I have been traveling so much recently (Florida, Vienna, now California) that I have not had time to post! But here is a curiosity for today.
Samuel Johnson once said that a book you haven't yet read is for you the same as if it has been recently published. (The Odyssey fresh every generation.) Can we say similarly that a word that you didn't know is as if it had recently been coined?
I encountered a word today which I know I had never seen before, and yet which for all I know may not be uncommon. It's not surprising that there should be words like that, but I don't know if this is such a word. So I ask you, have you seen this word before in English?
The word is: hypothecate.
It's used in two senses in English (see the OED entry below). Its more common sense is 'to support a loan with a pledge of property', e.g. you borrow money, and you pledge collateral for the loan; the creditor has the right to take possession of the property and liquidate it if you default on the loan, but you remain the owner of the property in the meantime. The loan is secured not by you, but by the property: that is, if the liquidation of the property ends up not being sufficient to repay the principal of the loan, you are off the hook for the rest (A pawnshop works in that way: the pawnbroker lends money for a fraction of the value of the pawned property and cannot take possession of it until some period for repayment has elapsed.)
In the less common sense, to hypothecate is to hypothesize (see Ezra Pound's pedantry, below).
Wikipedia says that maybe the noun, 'hypothecation', is used now in a third sense, as an abbreviation of 'hypothetical dedication' (yikes!), as in the earmarking of tax receipts for some particular purpose, to wit: "The new gasoline tax is a hypothecation for the funding of public transportation."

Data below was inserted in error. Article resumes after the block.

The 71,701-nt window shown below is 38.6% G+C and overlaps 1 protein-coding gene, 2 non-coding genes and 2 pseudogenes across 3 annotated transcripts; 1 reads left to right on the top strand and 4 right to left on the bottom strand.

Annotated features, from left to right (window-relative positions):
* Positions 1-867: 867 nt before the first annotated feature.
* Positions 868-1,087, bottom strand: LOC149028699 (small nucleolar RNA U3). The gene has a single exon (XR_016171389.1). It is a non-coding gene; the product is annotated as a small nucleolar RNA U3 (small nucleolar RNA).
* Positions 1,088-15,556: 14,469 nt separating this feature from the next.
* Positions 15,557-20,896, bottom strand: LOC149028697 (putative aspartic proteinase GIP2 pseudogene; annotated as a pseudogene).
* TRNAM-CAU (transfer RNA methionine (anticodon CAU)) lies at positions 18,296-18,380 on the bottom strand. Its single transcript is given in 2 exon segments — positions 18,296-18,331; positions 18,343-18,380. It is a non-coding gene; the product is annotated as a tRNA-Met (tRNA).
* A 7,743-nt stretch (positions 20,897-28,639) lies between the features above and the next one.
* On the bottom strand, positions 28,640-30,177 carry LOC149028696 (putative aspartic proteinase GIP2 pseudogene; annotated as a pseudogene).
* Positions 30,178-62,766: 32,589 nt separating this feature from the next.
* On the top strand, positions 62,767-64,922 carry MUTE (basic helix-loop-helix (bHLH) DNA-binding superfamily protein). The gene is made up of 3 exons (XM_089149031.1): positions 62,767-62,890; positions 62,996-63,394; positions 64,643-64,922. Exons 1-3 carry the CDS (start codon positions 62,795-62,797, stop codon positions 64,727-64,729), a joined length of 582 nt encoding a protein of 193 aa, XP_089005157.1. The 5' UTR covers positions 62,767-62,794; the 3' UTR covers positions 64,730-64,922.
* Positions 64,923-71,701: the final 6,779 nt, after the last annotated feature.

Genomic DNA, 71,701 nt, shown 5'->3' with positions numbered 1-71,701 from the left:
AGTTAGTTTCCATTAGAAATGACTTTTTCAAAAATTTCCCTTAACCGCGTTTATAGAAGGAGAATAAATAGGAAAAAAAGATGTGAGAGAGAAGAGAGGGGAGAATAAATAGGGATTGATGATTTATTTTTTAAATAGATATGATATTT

So, be honest with me: Did you know this as an English word already? (Yes, I am aware that anyone who knows the word will think it obvious that everyone does, and so a confession of ignorance is hazardous. But by the same token a confession of ignorance may be refreshing.)
(I suspect it's not common in English, even as a legal term of art, because the US 5th Circuit Court of Appeals in 1993 decided a case which hinged on the meaning of the word as used in a corporate charter.)
1. trans. To give or pledge as security; to pledge, pawn, mortgage.
1681STAIR Instit. IV. xxv. §5 (1693) 619 The Fruits of the Ground..which by the Law were Hypothecat for the Rents of the said year. 1754ERSKINE Princ. Sc. Law (1809) 197 The whole cattle on the ground..are hypothecated for a year's rent, one after another successively. 1755N. MAGENS Insurances II. 55 We oblige ourselves and hypothecate, for the Security and Payment of the Sum of this Writing, the said Ship..and we oblige ourselves not to dispose thereof in any manner, until the said Sum be entirely paid. And whatever is done to the contrary, let it be null, as a Thing done against an express Prohibition and Hypothecation. 1756ROLT Dict. Trade, Hypotheca, among the moderns to hypothecate a ship, is to pawn or pledge the same for necessaries; and into whose hands soever the ship comes, it is liable. 1797BURKE Regic. Peace III. Wks. VIII. 319 Whether they to whom this new pledge is hypothecated, have redeemed their own. 1827SCOTT Napoleon (1834) I. vi. 206 The assembly adopted a system of paper money, called assignats, which were secured or hypothecated upon the church lands. 1855MACAULAY Hist. Eng. xii. III. 148 He had no power to hypothecate any part of the public revenue.
2. trans. =
HYPOTHESIZEv. 2. 1906Nature 7 June 136/1 Mr. Cowell hypothecated a resisting medium through which the earth travels. 1912R. FRY in Gt. State ix. 271 Mr. Wells's Modern Utopia..hypothecates a vast superstructure of private trading. 1915E. B. HOLT Freudian Wish i. 4 One will best..not hypothecate to this end any such thing as ‘psychic energy’. 1920E. POUND Let. 12 Sept. (1971) 161 You are talking through your hat when you suggest that I..was ever ass enough to have picked ‘La Figlia’ for the fantastic occasion you hypothecate. 1952Pediatrics IX. 724 One had to hypothecate the existence of a mutation of organisms. 1779SIR W. JONES Comm. Isæus Wks. 1799 IV. 205 The property..was distinguished like all other hypothecated estates, by small columns, and inscriptions..containing a specification of the sum for which they were pledged. 1828WEBSTER cites Judge Johnson for Hypothecator. 1865Day of Rest Oct. 574 The iron box in the back sitting room, containing the hypothecated jewels, had been rifled.